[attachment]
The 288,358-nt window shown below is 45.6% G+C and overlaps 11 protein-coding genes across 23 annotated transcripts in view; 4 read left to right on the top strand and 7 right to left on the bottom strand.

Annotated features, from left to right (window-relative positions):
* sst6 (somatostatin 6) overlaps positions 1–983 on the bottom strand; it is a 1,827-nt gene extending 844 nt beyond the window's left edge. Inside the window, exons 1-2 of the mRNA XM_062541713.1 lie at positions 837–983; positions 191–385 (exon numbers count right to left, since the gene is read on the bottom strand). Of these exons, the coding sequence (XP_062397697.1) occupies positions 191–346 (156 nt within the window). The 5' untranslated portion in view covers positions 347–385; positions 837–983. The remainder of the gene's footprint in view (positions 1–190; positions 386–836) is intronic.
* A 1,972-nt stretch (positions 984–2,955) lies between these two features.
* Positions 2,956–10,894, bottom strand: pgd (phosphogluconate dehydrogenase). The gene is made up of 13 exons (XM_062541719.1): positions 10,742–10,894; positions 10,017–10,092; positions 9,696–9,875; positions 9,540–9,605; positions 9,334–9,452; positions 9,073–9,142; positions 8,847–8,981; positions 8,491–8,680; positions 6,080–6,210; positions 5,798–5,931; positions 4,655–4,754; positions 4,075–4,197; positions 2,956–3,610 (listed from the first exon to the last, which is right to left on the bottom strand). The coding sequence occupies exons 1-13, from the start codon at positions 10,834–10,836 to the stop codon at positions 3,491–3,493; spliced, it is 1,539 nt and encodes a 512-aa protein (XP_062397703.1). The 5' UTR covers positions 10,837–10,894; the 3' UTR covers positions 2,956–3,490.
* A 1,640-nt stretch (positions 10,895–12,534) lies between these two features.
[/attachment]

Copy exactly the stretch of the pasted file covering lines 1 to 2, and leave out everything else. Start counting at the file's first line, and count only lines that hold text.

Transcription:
The 288,358-nt window shown below is 45.6% G+C and overlaps 11 protein-coding genes across 23 annotated transcripts in view; 4 read left to right on the top strand and 7 right to left on the bottom strand.

Annotated features, from left to right (window-relative positions):